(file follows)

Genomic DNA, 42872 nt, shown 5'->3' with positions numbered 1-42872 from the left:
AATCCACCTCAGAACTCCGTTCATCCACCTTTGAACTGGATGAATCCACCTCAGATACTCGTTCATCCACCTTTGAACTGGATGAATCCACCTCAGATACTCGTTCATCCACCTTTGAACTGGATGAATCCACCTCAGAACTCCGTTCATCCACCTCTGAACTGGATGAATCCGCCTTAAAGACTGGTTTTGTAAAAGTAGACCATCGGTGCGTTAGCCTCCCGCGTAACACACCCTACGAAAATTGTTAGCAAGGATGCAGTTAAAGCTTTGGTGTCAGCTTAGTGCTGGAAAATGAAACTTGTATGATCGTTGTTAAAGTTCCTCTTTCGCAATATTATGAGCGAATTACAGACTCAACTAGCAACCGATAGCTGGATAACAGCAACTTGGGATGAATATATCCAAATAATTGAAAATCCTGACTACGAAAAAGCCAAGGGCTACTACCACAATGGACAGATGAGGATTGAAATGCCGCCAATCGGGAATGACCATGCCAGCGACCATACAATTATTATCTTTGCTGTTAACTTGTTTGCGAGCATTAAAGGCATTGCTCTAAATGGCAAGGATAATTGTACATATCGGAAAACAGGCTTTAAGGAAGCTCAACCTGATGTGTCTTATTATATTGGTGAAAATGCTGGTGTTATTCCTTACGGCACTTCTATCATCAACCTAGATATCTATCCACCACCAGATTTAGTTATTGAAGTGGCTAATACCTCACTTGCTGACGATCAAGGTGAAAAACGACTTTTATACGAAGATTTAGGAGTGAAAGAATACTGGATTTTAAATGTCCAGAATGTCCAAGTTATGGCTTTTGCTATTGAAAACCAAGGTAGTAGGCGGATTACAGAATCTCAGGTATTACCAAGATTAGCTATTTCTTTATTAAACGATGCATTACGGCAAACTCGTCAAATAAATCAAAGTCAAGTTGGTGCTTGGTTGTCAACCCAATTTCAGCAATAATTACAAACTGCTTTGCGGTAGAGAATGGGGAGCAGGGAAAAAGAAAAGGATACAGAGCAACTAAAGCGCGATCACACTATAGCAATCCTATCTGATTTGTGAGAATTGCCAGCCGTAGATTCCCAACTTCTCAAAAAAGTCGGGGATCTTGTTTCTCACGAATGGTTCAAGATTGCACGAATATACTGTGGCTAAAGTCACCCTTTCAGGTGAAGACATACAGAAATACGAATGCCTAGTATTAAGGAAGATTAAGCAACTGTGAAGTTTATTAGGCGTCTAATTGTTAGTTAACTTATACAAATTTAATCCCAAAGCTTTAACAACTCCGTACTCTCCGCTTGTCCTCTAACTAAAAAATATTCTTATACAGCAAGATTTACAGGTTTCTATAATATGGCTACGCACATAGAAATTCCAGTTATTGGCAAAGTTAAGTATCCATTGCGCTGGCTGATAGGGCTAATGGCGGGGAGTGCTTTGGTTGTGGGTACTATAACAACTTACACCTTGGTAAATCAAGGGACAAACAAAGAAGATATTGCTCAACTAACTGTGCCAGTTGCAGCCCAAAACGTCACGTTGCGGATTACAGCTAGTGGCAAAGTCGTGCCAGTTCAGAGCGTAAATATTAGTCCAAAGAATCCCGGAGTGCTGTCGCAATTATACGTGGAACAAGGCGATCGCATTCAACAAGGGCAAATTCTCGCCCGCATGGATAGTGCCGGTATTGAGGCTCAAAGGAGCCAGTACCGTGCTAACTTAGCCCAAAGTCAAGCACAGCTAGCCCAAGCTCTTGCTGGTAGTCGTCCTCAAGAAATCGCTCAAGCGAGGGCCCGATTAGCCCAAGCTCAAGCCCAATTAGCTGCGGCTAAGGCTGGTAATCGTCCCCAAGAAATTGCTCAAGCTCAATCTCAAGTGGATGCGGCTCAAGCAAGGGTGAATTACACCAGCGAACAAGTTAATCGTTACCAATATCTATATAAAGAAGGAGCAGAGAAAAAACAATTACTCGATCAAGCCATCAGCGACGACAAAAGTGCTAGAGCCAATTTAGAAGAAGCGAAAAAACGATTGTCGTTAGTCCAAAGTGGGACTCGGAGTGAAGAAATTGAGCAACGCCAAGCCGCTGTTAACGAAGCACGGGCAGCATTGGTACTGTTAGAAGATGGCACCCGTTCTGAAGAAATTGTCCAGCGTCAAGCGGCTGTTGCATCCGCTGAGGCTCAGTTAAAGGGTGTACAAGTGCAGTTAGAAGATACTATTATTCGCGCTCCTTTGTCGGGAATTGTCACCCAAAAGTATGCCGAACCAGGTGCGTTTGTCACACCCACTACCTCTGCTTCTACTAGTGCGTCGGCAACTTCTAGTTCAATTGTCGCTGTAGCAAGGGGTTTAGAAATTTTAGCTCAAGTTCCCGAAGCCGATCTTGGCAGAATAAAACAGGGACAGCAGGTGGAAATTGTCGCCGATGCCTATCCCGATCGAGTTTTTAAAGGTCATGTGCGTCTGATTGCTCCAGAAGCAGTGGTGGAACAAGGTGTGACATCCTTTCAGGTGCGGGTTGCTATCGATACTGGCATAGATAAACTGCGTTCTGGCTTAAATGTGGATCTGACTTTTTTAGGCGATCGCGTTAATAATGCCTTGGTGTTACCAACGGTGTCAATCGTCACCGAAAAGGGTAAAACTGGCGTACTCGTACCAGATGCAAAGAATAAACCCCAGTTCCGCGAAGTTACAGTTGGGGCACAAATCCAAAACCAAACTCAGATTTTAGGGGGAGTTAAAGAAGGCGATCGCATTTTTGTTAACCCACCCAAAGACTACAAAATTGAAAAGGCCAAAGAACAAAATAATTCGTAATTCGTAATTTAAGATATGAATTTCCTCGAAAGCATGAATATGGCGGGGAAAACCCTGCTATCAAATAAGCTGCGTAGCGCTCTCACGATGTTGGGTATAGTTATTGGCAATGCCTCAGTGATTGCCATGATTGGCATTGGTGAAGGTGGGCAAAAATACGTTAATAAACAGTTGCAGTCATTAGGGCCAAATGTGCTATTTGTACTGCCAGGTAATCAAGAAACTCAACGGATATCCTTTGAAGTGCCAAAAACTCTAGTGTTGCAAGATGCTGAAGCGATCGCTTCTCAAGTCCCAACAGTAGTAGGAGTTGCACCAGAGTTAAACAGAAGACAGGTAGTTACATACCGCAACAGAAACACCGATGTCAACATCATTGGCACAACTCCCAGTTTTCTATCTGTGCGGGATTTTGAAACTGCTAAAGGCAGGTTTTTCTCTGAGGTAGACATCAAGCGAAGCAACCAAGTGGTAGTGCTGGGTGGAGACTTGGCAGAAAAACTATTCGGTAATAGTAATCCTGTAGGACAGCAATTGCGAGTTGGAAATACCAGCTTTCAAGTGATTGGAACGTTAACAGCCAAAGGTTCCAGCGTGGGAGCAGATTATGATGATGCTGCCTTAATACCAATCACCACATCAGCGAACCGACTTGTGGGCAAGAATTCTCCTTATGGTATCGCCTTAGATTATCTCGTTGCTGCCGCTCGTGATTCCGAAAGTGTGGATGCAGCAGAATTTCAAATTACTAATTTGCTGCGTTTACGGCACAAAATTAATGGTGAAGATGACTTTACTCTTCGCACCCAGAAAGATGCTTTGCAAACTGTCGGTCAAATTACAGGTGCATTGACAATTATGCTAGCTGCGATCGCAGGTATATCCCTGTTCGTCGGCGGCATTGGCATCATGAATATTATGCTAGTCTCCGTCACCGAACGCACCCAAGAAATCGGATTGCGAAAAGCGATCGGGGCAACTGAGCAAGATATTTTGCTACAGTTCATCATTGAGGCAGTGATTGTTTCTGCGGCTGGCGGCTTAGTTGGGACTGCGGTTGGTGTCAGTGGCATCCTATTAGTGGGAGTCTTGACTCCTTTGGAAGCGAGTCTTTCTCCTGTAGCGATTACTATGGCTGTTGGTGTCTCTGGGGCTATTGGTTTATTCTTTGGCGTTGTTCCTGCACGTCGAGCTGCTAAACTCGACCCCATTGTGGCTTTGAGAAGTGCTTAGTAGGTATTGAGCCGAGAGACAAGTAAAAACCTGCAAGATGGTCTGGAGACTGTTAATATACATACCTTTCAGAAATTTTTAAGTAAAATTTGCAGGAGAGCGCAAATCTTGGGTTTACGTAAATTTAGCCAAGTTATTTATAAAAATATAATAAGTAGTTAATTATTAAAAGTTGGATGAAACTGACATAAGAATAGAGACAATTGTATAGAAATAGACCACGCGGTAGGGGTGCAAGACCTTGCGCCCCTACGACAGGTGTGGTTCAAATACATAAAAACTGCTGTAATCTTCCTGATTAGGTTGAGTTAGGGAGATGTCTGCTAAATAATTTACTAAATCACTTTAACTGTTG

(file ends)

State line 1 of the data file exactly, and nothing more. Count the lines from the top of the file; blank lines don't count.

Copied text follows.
Genomic DNA, 42872 nt, shown 5'->3' with positions numbered 1-42872 from the left: